Aug 222016
 
Alberta Country Church

Under powder blue skies and wispy white clouds, amid endless fields of bright yellow Canola, we find ourselves at the door of St Peter and Paul Church. Quaint, charming and oh so picturesque it can be found on a lonely Alberta crossroads. We’ve come to explore it, photograph it, learn something about it. Join with us as we tour this fine old building, inside and out, and briefly touch on its history.

The area here, southeastern half of the province, was not heavily settled until the 1910s. The church dates back to that time, specifically 1918, although a cemetery on the same grounds predates it by a year or so. It was built on donated land and financed by local farmers and homesteaders, many of Polish descent, who made up the (Catholic) congregation here. It was said to have cost some twenty five hundred dollars to construct, so equivalent to $45k today, give or take.

St Peter and Paul, a quaint church in a remote corner of Alberta. Researched, written and photographed by Chris Doering and Connie Biggart (BIGDoer/Synd/CanGeo)

The structure is wood framed on a full concrete foundation. An upper balcony occupies the space over the interior main entrance. Woodwork is understated yet elegant. A confessional stands to one side up front near the Altar. The building is on an east-west alignment. Windows are the traditional Gothic-arch style, with stained glass that gives a subdued yet colourful glow to the interior.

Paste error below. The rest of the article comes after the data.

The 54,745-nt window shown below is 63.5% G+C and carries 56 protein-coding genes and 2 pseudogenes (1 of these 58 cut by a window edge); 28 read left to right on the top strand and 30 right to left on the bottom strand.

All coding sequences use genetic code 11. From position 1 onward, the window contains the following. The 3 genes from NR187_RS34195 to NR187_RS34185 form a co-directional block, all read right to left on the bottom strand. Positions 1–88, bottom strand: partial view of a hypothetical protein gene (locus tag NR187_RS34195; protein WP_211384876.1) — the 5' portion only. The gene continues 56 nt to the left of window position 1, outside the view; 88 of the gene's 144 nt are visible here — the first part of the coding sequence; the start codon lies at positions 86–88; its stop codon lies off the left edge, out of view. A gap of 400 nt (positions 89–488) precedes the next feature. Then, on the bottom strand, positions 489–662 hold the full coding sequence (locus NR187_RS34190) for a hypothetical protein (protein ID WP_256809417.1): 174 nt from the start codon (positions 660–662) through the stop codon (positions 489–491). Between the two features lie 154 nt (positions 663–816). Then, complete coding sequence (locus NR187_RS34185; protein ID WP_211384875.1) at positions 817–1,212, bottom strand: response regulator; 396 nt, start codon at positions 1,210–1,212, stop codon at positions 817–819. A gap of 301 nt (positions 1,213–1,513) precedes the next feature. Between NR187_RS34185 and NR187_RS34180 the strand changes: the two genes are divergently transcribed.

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Most prominent on the exterior is the tall bell tower (belfry). Mention is made that the present bell (further suggesting there was an earlier one) came by way of the Canadian Pacific Railway in the 1940s. Was it off a locomotive, is not clear, although it is hinted at. As train-buffs this strikes us as particularly interesting. We imagine it coming off a retired steamer. Whether that’s true or not, well, that’s another thing.

The grounds are surrounded by tall hedges – not just decorative, they’re a good wind-break – and the whole area nothing but farmer’s fields stretching off to the horizon in every direction. The most popular crop in the area is obviously Canola, which on our visit was in full bloom, the striking yellow flowers wonderfully contrasting with the blue sky.

The rear of the building, which inside comprises the Altar space, is an addition, not new built but rather an old school building (Grant School District from not far away) moved here in the 1940s and tacked into place. Even though it’s somewhat different architecturally, it fits in well with the larger structure. Speaking of school, the basement of the church was earlier used as one for a time in the 1920s.

St Peter and Paul

St Peter and Paul Church.

The first person baptized at St Peter and Paul was the year it opened, the first wedding a couple years after. Services, it seems, were held fairly regularly (sometimes said as weekly, other times bi-weekly). The priest generally commuted in from other towns and boarded with a local farmer.

The congregation actually grew over the years, hence that “school” addition in back, before dropping off quickly in the 1960s. The church since then has only been used for funerals, certain religious events and the like. In spite of limited use, it’s extremely well kept up, inside and out. It looks to be cared for, it looks loved. We’re impressed!